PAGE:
On finance: “If I sold all my liabilities, I wouldn’t own anything. My wife’s a liability, my kids are liabilities, and I haven’t sold them.”
On Catholicism (to some employees who appeared one Ash Wednesday with dark marks on their foreheads): “What are you, a bunch of Jesus freaks? You ought to be working for Fox.”
On global warming: “We’ll be eight degrees hotter in . . . 30 or 40 years, and basically none of the crops will grow. Most of the people will have died and the rest of us will be cannibals.”
On Iran’s acquisition of nuclear weapons: “We have 28,000. Why can’t they have 10?”
On the oil spill: “I’m just wondering if God’s telling us he doesn’t want us to drill offshore.”
Given Ted Turner’s vast compendium of fatuities, it seems hard to believe that he’s actually done some good in his lifetime. Granted, his macro moves have mostly been illustrations of the Law of Unintended Consequences. A board member of Time Warner, he endorsed the merger with AOL with “as much or more excitement and enthusiasm as I did on that night when I first made love some 42 years ago.” It turned out to be the most disastrous combine in Wall Street history. He pledged $1 billion to the United Nations, an organization famous for high-minded declarations—and notorious for squandering time, money, and principles. He created CNN, which gave birth to the 24-hour news cycle, with its endless repetition of footage, endless interviews with retired military officers, and endless explanations of the obvious.
It’s the micro moves that have provided Turner’s damage control. His Western ranches, for example, have re-popularized bison meat—far lower in fat than pork, beef, or chicken. Turner made the Atlanta Braves into a classy franchise that has dominated the Eastern Division of the National League for more than a decade. And perhaps best of all, he established TCM (Turner Classic Movies), launched in the spring of 1994.
Turner and movies were not a natural combination. Some of his other TV channels (TNT, for example) showed horrific “colorized” versions of film noirs like The Maltese Falcon. But after a hue and cry by aficionados who cried about the hue, Turner Classic Movies came to the rescue. Sixteen years later, it still shows old movies exactly as they were originally seen, full-length, untinted, and uninterrupted by commercials. Spaces between the films are filled with coming attractions and short subjects from the thirties, forties, and fifties, among them the hilarious Pete Smith specials and Robert Benchley monologues.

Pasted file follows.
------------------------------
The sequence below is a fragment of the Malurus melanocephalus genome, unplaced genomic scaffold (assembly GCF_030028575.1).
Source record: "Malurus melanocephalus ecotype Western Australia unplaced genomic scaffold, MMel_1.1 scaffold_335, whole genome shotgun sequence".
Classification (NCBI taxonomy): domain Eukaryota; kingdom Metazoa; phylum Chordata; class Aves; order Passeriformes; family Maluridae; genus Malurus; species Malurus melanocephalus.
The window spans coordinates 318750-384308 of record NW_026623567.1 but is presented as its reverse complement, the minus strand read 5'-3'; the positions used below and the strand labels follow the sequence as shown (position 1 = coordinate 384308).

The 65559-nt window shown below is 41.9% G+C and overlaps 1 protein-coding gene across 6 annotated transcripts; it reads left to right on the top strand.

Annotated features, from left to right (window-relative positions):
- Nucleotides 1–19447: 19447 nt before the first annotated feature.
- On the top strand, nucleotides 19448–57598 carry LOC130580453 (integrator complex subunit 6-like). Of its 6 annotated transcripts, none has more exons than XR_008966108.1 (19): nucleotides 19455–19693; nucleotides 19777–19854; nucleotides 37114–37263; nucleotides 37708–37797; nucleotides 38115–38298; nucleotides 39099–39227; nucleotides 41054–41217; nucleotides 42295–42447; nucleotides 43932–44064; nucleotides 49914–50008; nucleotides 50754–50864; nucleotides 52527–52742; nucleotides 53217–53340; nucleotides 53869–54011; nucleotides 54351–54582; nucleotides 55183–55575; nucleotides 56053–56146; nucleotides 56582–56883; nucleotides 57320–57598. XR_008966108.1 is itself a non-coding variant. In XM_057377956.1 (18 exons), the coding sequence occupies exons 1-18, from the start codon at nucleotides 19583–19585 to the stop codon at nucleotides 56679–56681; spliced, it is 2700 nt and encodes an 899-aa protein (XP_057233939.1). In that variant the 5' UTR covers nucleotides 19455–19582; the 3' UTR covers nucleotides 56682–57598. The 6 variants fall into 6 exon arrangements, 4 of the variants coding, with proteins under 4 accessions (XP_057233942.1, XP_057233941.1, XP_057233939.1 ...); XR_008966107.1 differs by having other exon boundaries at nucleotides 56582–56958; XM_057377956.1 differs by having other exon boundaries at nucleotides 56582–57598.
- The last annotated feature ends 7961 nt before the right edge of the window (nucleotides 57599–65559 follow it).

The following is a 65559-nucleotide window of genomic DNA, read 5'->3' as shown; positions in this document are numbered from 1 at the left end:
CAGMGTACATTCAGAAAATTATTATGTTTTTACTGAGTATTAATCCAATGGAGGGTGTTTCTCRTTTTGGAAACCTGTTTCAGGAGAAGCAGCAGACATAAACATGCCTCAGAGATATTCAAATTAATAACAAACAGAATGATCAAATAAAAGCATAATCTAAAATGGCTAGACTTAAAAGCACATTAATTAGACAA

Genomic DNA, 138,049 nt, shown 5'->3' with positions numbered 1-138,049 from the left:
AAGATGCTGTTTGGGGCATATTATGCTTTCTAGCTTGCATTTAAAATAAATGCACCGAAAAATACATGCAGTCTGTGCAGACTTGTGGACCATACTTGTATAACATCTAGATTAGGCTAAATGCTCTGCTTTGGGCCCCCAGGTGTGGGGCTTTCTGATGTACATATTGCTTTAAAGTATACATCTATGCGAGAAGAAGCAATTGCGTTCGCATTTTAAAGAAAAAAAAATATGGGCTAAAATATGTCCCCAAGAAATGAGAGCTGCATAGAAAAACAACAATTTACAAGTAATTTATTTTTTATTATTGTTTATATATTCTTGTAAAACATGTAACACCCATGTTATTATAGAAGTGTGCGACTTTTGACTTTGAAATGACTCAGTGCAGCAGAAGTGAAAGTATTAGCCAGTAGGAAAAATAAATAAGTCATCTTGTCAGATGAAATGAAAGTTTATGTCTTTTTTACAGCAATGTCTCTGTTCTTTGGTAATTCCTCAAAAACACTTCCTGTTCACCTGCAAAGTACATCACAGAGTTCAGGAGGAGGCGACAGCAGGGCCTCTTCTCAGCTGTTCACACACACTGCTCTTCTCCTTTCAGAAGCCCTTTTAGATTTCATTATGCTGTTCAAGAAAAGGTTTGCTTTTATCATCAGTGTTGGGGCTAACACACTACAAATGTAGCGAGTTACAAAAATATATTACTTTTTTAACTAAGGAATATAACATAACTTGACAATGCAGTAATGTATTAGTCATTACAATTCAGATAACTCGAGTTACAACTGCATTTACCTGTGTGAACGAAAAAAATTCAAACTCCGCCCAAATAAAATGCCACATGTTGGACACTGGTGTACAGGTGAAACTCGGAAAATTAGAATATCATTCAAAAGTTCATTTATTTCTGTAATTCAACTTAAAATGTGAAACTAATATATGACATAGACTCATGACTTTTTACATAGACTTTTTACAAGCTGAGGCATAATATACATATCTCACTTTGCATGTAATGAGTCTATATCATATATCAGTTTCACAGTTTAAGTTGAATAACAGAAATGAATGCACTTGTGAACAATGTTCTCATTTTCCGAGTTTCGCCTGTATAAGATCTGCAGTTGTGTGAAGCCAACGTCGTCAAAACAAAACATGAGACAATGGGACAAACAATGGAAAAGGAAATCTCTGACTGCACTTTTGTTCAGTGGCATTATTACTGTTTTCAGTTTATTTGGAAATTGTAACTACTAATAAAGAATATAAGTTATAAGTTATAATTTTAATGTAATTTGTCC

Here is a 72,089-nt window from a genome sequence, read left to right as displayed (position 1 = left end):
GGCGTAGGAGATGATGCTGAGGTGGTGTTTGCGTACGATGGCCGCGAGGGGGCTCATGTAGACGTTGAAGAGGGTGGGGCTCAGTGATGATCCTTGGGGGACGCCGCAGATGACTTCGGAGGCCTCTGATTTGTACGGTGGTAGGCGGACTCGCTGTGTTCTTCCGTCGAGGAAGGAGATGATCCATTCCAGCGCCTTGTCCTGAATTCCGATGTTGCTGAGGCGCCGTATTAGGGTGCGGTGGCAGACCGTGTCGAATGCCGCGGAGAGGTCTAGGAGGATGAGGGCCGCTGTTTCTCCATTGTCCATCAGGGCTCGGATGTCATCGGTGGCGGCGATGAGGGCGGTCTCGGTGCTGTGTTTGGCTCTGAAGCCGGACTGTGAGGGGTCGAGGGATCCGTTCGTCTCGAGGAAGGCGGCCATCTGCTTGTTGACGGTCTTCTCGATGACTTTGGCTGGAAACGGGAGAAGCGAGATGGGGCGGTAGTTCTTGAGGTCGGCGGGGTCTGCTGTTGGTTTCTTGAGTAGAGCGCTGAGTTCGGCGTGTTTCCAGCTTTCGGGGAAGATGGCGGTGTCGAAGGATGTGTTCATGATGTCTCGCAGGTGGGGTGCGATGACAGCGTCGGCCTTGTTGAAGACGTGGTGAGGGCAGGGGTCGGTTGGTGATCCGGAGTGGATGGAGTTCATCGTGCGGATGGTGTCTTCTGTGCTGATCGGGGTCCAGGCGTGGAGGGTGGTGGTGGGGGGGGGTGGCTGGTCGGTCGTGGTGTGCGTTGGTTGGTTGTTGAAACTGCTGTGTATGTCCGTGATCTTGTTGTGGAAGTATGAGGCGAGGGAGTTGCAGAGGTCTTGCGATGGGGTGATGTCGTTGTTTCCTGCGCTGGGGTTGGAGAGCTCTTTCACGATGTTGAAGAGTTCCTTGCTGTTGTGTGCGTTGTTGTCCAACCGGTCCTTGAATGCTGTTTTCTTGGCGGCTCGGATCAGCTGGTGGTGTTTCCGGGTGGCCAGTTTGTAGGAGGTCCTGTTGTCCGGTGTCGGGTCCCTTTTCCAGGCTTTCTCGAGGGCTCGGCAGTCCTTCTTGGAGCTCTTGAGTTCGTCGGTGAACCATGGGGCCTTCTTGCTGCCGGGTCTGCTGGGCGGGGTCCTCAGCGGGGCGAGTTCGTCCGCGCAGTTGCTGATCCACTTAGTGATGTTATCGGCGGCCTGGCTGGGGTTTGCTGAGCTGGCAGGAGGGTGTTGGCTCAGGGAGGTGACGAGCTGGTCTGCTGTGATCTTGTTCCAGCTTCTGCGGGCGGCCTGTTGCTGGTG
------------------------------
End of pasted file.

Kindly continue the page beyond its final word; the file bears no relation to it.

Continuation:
TCM’s host, Robert Osborne, who has been with the station since the beginning, scatters insights and information about the forthcoming film—and then gets out of the way. On the weekends, Alec Baldwin drops by for a surprisingly civilized discussion of an “essential” movie. Manifestly, nostalgia buffs comprise a large portion of the audience. But Charlie Tabesh, TCM senior vice president for programming, notes that there’s a second group. It “transcends all ages; they’re the kind of people who would go to a revival theater or follow a particular director or genre.”
TCM’s vast library gives them what they want: the best works of Metro Goldwyn Mayer, United Artists, RKO, and Warner Bros. These assets aren’t enough to drown out the self-destructive quotes that Ted Turner keeps producing—the Atlantan is called the Mouth of the South for good reason. But it would be ungracious not to wish a happy 16th birthday to his gift that keeps on giving. And maybe it’s not too late for Turner to learn something from a man who appears on TCM with the regularity of the seasons. John Wayne’s advice to actors applies just as well to plutocrats: “Talk low, talk slow, . . . and above all, don’t talk too much.”